But my favourite memories are of the artists. Of Mohammad Azharuddin. In the same match that Gooch scored his triple-hundred, Azharuddin scored a hundred from 88 deliveries to save the follow-on, an innings full of wristy artistry. He scored so quickly, he failed to take any time out of the game, and England won the match comfortably, but that innings, redolent of gallant Rajput defiance, lives in the memory 24 years later.

Or of Aravinda de Silva, who roused the men of Kent with masterful hundred in a losing cause, in the Benson & Hedges Cup final in 1995. I can still recall de Silva hooking sixes as he walked in, almost as a warm-up. He proceeded to play a succession of inside-out lofted cover drives, making men twice his size look like schoolboys. Artistry of this quality transcends the banalities of the result. Cricket truly is a thing of beauty.

Janaka Malwatta is a poet, doctor and cricket lover who lives in Brisbane. He tweets here

Comments have now been closed for this article

  • Mittaraghava on March 6, 2014, 18:34 GMT

    I too have the opinion that D. Gower was one of the most graceful batsman.It looked as if he was batting with a magic wand.The other graceful batsmen who made batting look easy have been Vishwanath,Azaruddin,Laxman,Arvinda d'silva,S.Anwar,Zaheer Abbas,R.Kanhai,J.Miadad,Allan Border,Shaun Marsh,Shoeib Mallik ,Cook.Among the graceful bowlers are R.Hadlee,D.Lilee,W.Akram,Holding,B.willis,Magrath,Cris Cairns.They were all deadly bowlers with deceptively smooth and simple action. I may have missed many more batsman and bowlers ,this list i recollect randomly.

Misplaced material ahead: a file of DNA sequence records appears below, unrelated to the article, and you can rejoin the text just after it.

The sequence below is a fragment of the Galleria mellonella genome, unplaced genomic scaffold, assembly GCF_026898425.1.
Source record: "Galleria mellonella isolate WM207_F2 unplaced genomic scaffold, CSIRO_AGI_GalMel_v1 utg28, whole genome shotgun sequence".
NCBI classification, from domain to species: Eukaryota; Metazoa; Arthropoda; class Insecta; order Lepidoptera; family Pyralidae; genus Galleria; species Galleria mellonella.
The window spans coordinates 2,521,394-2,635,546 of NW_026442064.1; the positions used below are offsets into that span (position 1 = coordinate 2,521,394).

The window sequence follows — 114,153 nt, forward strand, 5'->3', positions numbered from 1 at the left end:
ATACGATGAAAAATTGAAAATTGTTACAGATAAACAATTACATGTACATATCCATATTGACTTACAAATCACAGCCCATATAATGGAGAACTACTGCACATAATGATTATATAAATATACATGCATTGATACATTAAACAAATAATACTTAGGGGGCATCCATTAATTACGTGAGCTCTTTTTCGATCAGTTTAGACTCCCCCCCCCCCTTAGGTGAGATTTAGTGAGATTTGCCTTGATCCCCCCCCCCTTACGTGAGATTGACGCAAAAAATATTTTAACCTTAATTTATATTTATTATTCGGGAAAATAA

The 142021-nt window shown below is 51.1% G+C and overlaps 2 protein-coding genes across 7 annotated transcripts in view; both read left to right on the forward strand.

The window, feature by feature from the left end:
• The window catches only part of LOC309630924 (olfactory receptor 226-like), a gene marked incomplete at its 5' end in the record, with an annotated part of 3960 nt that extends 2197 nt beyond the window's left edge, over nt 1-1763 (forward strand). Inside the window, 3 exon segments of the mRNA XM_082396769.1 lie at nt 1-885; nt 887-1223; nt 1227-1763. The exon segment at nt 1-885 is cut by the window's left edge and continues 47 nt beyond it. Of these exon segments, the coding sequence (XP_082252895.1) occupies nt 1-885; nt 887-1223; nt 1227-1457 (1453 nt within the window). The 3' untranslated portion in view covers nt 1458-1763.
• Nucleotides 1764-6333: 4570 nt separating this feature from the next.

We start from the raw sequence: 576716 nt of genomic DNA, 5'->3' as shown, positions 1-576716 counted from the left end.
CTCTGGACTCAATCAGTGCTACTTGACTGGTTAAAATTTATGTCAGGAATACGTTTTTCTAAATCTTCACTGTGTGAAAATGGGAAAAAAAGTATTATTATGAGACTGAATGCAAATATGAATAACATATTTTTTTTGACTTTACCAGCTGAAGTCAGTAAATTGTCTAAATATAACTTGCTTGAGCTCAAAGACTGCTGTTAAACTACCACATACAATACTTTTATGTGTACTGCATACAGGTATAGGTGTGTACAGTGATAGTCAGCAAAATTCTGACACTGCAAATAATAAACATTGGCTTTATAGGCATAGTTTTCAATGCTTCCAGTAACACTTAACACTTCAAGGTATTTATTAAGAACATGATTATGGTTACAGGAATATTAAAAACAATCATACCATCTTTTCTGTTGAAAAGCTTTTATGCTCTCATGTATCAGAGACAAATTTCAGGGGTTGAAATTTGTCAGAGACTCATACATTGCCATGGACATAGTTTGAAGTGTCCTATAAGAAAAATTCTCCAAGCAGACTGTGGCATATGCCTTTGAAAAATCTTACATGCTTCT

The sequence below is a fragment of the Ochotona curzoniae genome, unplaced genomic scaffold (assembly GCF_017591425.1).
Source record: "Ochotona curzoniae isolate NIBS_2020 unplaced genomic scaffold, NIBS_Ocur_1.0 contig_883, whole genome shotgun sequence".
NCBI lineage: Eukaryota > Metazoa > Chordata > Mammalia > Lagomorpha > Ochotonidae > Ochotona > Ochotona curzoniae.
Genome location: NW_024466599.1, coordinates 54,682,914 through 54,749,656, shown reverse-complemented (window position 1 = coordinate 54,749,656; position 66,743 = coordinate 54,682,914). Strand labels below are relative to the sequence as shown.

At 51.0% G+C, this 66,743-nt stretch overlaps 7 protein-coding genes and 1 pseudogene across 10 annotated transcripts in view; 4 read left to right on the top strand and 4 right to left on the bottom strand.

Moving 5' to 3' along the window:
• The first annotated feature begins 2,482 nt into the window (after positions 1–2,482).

• TheBangalorean on March 4, 2014, 13:30 GMT

    Dr. Malwatta, how could you forget Gundappa Vishwanath? :-) :-) This comes close to blasphemy :-) :-) He is universally considered to have been among the most pleasing batsmen to watch, and I have seen accounts of commentators referring to "little Vishy's cameo of an innings" (and this when he had scored only 15 or so). To top his artistry, he was among the most loved cricketers (as exemplified by Ravi Shastri's statement that he "loves Gavaskar but worships Vishwanath").